We use cookies to make sure our website better meets your expectations.
You can adjust your web browser's settings to stop accepting cookies. For further information, read our cookie policy.
SEARCH
IN Warsaw
Exchange Rates
Warsaw Stock Exchange - Indices
The Warsaw Voice » Other » August 13, 2008
You have to be logged in to use the ReadSpeaker utility and listen to a text. It's free-of-charge. Just log in to the site or register if you are not registered user yet.
From the Publisher
August 13, 2008   
Article's tools:
Print

Can eating frankfurters help prevent cancer and hypertension? What if these frankfurters are stuffed with cabbage? A group of researchers from the Gdańsk University of Technology headed by Dr. Agnieszka Bartoszek have developed original recipes for meats that combine traditional flavors with healthy extracts from cabbage.

Cabbage frankfurters are not the only "tasty" topic in this issue of The Polish Science Voice. As usual, our menu includes a report about efforts to reform Poland's science sector. This reform is slowly getting off the ground. After decades of stagnation, it is difficult to expect that the changes will take place overnight, especially as they involve some fundamental organizational and financial issues. Ideally, changes should begin in people's minds, and they should be followed by new legal regulations. By the end of this year, the Polish parliament is expected to approve a package of new legislation drafted by the Ministry of Science and Higher Education in consultation with interested communities. This package may prove to be quite a challenge for the country's lawmakers.

Meanwhile, 15 aerospace engineering students from the Warsaw University of Technology have risen to a challenge of their own. The Polish students, who are members of the Warsaw campus branch of the American Society of Automotive Engineers (SAE), have designed and built a model aircraft that won third prize in this year's Aero Design West international collegiate competition in Fort Worth, Texas, in the United States. The MiNi airplane designed by the Polish students weighs some 600 grams, has a wingspan of 1.5 m and is capable of carrying a load of 0.8 kg. The plane was built with the utmost precision using the latest materials and technology.

Sometimes small projects like this are only a step away from big business. While ties between science and business are rather loose in this country, efforts to encourage closer links between the two are all the rage in Poland nowadays. The Jagiellonian University Center for Innovation, Technology Transfer and Development (CITTRU) in Cracow is a case in point.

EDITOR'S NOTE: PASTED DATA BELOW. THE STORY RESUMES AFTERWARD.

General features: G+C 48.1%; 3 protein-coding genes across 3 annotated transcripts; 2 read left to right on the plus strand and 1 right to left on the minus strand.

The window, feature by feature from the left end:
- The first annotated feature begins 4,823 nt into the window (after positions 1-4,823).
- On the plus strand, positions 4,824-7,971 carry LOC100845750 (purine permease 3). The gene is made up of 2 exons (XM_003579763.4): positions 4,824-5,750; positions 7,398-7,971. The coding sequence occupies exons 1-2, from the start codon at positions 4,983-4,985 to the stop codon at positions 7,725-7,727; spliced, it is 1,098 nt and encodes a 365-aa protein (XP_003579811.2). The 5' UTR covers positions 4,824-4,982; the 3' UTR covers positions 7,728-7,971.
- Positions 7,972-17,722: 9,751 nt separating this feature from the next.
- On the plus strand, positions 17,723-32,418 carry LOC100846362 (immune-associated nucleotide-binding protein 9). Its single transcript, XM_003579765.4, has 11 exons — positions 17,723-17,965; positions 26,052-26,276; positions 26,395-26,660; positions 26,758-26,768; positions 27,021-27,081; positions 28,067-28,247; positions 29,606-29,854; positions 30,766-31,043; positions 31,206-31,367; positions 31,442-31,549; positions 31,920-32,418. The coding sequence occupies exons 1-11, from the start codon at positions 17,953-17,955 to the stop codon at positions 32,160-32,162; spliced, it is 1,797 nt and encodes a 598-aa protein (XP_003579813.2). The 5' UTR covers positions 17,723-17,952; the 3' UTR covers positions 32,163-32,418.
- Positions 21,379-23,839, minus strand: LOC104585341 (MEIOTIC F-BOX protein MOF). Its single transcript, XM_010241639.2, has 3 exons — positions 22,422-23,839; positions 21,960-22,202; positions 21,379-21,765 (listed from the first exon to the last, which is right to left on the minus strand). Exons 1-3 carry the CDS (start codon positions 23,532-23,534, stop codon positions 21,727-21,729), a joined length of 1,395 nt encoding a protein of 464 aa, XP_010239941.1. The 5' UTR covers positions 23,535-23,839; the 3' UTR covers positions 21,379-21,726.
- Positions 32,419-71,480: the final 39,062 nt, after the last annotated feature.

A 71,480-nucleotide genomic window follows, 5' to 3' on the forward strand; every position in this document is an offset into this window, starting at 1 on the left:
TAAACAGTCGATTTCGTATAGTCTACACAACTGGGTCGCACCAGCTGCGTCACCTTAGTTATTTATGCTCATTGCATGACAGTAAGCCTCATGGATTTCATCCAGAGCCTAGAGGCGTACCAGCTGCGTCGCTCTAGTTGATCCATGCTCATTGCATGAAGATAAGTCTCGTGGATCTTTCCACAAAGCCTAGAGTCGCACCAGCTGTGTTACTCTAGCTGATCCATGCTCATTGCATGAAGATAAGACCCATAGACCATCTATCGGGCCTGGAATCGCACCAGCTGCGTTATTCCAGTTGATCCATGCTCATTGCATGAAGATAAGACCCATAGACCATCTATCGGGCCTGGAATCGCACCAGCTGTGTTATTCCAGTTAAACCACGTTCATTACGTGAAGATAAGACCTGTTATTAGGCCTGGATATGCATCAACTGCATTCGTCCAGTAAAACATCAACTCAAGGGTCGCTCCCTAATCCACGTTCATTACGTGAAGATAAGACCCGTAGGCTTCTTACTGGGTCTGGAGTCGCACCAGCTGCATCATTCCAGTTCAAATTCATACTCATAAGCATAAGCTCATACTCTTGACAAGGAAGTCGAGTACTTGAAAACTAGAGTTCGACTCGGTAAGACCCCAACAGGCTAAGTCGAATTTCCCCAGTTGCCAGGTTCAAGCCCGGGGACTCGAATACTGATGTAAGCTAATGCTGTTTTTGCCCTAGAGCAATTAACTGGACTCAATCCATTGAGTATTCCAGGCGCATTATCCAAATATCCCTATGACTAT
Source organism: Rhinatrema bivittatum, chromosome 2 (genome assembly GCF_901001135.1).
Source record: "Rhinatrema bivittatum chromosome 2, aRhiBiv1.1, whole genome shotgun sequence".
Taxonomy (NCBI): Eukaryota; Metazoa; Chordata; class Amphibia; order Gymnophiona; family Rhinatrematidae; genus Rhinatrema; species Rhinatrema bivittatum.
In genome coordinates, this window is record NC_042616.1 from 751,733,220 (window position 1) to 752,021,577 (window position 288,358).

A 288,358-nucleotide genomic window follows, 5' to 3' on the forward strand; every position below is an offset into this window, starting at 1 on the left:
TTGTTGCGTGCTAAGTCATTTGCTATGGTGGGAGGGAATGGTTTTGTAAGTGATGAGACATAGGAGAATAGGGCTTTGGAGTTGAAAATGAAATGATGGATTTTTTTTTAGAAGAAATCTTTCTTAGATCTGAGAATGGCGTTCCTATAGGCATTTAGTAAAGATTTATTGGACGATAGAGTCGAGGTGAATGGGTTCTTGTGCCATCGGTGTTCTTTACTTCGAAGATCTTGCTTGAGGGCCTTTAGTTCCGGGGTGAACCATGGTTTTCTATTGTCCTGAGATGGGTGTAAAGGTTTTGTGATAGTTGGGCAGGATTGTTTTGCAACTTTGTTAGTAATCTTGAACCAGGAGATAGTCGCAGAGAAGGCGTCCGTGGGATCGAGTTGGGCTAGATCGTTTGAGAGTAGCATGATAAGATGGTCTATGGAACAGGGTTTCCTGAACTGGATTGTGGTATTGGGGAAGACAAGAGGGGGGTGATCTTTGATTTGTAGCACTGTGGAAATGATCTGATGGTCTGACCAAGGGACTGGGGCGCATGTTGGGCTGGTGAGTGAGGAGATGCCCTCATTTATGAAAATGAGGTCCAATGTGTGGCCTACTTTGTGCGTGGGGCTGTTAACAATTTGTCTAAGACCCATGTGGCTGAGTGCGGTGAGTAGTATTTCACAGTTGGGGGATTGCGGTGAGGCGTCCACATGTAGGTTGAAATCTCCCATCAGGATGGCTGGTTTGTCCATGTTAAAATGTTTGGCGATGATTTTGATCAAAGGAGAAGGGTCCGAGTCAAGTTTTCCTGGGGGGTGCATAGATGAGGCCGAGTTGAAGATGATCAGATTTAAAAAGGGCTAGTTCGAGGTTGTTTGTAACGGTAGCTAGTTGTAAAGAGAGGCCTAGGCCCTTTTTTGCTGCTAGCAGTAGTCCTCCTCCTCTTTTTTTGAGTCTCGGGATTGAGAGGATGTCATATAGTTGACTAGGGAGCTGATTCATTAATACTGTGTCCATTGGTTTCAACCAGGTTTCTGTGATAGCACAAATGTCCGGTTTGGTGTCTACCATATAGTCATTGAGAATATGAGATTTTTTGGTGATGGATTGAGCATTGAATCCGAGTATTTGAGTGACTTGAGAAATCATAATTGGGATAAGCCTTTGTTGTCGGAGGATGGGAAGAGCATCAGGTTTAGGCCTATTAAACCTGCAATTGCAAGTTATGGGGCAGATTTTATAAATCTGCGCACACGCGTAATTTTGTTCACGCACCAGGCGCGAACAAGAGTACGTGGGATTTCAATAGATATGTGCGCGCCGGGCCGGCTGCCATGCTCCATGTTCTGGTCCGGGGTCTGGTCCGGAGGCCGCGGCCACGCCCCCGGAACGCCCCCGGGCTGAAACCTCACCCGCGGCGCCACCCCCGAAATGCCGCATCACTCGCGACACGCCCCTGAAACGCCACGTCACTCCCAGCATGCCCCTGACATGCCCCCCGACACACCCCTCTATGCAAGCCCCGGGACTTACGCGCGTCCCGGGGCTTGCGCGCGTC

No less attractive is the range of career opportunities offered by the Technical University of ŁódĽ, a key Polish college in which business plays a major role, on a par with research and education.

In a separate topic, this issue of The Polish Science Voice reports on a number of Polish scientists who have received various national and international awards. These include recipients of honorary doctorates at home and abroad and winners of various competitions and prizes, including what are known as "Polish Nobels" from the Foundation for Polish Science.

A special guest of this issue of The Polish Science Voice is Lesław Gajek, a professor of mathematics at the Technical University of ŁódĽ and an expert in actuarial sciences and pension plans. Gajek is Poland's first recipient of the David Garrick Halmstad Prize, an award that is given out annually by the U.S.-based Actuarial Foundation (TAF) for "significant contributions to actuarial science." Gajek received the award for a work entitled Reinsurance Arrangements Maximizing Insurer's Survival Probability that he has published together with Prof. Dariusz Zagrodny of the Cardinal Stefan Wyszyński University in Warsaw. In an interview he gave us, Gajek says that "mathematics is beyond time and space. It is constant, mysterious and majestic. It is good for contemplation and it teaches humility." He adds that "the most pleasant thing in practicing mathematics is the moment when, after a long concentration, you suddenly see everything in the right order and discover the truth." Asked about his role model in his work as a researcher, Gajek mentions the astronomer Nicolaus Copernicus who "was the first real scientist in the contemporary meaning of the word." Copernicus "built a beautiful yet simple model that explained the complicated movements of celestial bodies and put it through empirical verification," Gajek says. "At the same time, he had to stand up to almost the entire academic community of the day" which preached a concept of the universe that was vastly different.

This is an approach that serves as an inspiration not only for scientists like Gajek but also for a publication such as The Polish Science Voice.
© The Warsaw Voice 2010-2018
E-mail Marketing Powered by SARE